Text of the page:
The Peaceful Tragedy of Turning 21 in America

Ben Gambuzza ’20

Contributing Writer

I live on the Long Walk in a first-floor dorm, so I hear most of the conversation that passes by my window. It’s usually yelling like “don’t step on the plaque!”, “I’m gonna do it!”, “What does it mean again? They add an extra semester on?” It’s also fun for me to hear awkward hellos preceded by what-I-know-is an internal psychological struggle over when to make eye contact. But I also hear happy birthdays. It usually goes like, “happy birthday, man!”, or “giiiiirl you’re 21!!!”, or other wishes that you just know are because Facebook notified you that morning. But who cares? Everyone likes knowing someone was thinking about them. My problem isn’t with the technology, anyway.
In fact, I don’t have a problem. What I want to broach here is the topic of birthdays in college, specifically the big Two One. What does it mean to turn 21? What do we lose? What do we gain? And what does this milestone have to do with the way we perceive time going forward?
The first thing that comes to our mind when we turn 21 in America is that we can legally drink. The build-up to this has been huge. Sneaking around your parents’ cabinet in high school, using your older brother’s I.D. to get into bars, counting on the Tap to be lenient, “knowing a guy” who knows a guy whose sister is 23. The excitement that comes from sneaking around like this evoked a weird combination of cherishing the fact that you’re not 21 (almost making a party out of the very fact that you’re underage) and also wanting to completely jump ahead in time to finally “get there.” Sometimes, it even felt like time was running out, that maybe you wouldn’t get there.
That 21 is the legal drinking age exemplifies the cultural breakthrough that comes with turning 21. You can walk into a new city and say, “all this is now available to me. There is literally nothing I cannot participate in.” Other privileges that come with turning 21: gamble at casinos (try it; if you’re morally sound you’ll never want to step foot in one again), own a handgun (ugh, please don’t do that), go to dispensaries (really exciting, buzzing new places; worth the visit). We all know that turning 21 results in more freedom. But this is not just freedom to do anything you want, or to buy, or to act. It is also freedom from a certain version of time that we perceive.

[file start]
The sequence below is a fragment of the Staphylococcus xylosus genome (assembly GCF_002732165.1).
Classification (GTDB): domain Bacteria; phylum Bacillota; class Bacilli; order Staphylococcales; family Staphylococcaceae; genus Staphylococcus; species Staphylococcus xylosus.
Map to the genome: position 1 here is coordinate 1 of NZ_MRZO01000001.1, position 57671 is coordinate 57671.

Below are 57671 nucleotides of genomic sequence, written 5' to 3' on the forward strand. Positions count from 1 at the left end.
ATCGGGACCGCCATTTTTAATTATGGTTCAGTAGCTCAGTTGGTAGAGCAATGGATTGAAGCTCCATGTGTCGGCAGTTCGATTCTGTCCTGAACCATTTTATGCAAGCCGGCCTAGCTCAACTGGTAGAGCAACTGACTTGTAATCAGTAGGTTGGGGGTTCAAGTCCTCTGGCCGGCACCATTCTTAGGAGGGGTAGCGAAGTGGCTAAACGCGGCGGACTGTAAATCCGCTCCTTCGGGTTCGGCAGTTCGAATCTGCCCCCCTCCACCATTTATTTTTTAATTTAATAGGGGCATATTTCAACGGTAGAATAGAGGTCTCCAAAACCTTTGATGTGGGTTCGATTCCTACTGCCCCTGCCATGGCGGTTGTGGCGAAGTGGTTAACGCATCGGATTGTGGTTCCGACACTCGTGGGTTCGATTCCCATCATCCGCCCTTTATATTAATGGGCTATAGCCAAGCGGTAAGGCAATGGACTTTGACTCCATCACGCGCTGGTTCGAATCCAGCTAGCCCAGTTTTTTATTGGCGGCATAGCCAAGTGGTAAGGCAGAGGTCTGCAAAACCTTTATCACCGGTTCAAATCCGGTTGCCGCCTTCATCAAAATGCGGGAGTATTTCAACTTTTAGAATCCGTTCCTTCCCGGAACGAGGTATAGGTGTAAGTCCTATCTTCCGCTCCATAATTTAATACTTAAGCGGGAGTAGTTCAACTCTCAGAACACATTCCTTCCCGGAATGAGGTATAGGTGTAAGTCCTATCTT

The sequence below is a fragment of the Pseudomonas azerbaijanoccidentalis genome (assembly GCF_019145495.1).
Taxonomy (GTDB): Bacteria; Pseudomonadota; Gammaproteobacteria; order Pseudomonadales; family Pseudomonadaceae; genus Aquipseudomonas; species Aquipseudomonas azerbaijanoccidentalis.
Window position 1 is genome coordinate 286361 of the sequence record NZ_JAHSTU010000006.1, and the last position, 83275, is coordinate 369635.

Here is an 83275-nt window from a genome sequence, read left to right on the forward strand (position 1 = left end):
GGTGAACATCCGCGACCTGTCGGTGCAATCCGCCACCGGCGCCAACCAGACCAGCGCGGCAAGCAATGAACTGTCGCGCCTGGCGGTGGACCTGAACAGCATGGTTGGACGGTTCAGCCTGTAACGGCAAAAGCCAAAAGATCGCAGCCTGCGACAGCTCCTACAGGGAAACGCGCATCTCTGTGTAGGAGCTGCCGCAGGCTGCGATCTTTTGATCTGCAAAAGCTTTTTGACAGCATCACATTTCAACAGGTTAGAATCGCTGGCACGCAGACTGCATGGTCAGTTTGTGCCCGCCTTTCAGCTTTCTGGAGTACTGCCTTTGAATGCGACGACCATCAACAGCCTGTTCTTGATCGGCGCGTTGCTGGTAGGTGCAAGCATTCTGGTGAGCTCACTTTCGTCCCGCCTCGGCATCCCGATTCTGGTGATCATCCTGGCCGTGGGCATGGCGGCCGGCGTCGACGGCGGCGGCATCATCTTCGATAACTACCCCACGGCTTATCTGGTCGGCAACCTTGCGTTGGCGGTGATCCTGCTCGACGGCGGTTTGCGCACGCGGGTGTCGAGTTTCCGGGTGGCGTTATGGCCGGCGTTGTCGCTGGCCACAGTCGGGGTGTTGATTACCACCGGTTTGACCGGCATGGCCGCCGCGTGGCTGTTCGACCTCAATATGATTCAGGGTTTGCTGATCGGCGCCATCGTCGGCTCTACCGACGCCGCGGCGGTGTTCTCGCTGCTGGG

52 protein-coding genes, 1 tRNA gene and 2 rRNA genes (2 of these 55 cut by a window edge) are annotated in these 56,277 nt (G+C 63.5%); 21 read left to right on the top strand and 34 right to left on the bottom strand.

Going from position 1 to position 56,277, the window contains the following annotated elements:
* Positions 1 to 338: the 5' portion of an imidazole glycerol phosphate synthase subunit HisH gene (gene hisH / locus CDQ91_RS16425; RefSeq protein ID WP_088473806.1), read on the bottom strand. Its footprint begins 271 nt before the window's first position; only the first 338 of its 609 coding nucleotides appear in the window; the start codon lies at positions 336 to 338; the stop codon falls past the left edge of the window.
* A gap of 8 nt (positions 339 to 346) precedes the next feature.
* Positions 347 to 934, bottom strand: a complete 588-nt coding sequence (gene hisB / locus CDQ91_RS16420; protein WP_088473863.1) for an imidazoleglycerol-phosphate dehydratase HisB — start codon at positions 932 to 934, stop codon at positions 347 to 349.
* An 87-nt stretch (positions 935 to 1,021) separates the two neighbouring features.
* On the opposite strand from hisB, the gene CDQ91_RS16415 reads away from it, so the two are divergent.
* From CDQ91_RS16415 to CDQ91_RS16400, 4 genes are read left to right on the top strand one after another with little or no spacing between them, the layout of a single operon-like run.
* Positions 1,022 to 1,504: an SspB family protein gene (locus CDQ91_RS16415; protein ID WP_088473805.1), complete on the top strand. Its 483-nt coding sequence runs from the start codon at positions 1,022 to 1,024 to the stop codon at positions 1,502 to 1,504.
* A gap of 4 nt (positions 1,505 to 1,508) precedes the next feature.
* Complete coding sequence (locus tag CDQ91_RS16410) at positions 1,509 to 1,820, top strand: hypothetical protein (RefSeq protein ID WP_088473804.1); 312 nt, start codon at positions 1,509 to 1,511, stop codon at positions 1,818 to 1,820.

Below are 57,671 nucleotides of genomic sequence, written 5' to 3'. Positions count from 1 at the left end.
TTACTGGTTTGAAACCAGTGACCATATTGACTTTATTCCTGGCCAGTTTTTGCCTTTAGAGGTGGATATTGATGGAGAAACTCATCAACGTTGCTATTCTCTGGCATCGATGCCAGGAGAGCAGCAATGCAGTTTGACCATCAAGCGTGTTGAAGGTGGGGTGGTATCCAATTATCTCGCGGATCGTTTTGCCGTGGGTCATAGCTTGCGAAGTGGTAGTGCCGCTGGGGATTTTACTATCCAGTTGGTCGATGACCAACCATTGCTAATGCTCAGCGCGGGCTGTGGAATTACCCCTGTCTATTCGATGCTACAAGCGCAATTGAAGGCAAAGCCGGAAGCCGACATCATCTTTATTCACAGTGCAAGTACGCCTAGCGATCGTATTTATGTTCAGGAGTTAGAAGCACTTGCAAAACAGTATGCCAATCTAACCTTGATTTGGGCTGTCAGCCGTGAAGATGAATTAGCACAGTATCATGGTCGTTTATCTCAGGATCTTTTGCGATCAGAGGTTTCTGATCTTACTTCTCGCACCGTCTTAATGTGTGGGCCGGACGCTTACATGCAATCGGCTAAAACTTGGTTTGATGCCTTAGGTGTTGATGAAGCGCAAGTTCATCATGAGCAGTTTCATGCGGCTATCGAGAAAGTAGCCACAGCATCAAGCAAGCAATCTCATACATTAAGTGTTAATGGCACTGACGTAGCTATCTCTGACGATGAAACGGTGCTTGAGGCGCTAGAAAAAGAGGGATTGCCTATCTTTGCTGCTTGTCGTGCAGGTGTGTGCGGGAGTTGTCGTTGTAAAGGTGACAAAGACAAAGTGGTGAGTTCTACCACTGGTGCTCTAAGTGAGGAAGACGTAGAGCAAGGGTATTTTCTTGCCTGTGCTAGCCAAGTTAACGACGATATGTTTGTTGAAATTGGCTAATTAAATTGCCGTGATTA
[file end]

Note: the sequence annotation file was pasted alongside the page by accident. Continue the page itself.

I’ll assert that when we turn 21, because of the legal framework, time stops being characterized by (1) positive anticipation and (2) thinking of time in radically discrete years. Time turns into a continuous flow. As the mother of a close friend of mine says, time turns “into a river.” Think about it: as a child and young adult, our lives were dominated by what would come next. We constantly lived in the moment because we had no responsibilities (I’m over-generalizing, but I think to a degree this applies to most very young children). We knew there were certain ages when we get video games, watch certain TV shows, get a phone, or, if you were lucky enough, a car. All these things were the first in a long strain of things we got. Everything else that we acquire as adults are different in degree, so there’s really nothing new. When we are 21, we’re done being introduced to objects and experiences that the culture deems as important.
And the celebrations! Half birthdays (honestly, what?), sweet sixteens, 18 years old (hell yeah, sex and tobacco [in New Hampshire]), and finally 21. So many markers within such a short amount of time. And not even in regular intervals. I suspect this changes at 21 because less people are taking care of us, we are less dependent, and so no one “makes” these milestones for us. The amount of time between significant events increases (the next big one is 26, when we have to get off of our parents’ insurance, then it’s the big Five-Zero).
So, because of the legal system imposed on us, and society’s insistence that we buy our kids so much stuff, and that we celebrate so often, once we start making our own money as an adult and step away from being an unwilling incessant money-maker for the state, no one takes care of us, and no one makes milestones for us. What a tragedy.
But why is this peaceful? I’m not sure. It feels good to me that there is nothing soon to look forward to. It feels good that everything is open to me. And maybe it’s because I’ve been inculcated by a system that makes me feel this way, but I feel like part of the world. Far from an intense feeling of freedom, being 21 feels peaceful. And it’s good to know that at the next big milestone, 50, let’s say, the people celebrating with me will be people I chose to be in my life. And in effect, it will be a milestone I made myself.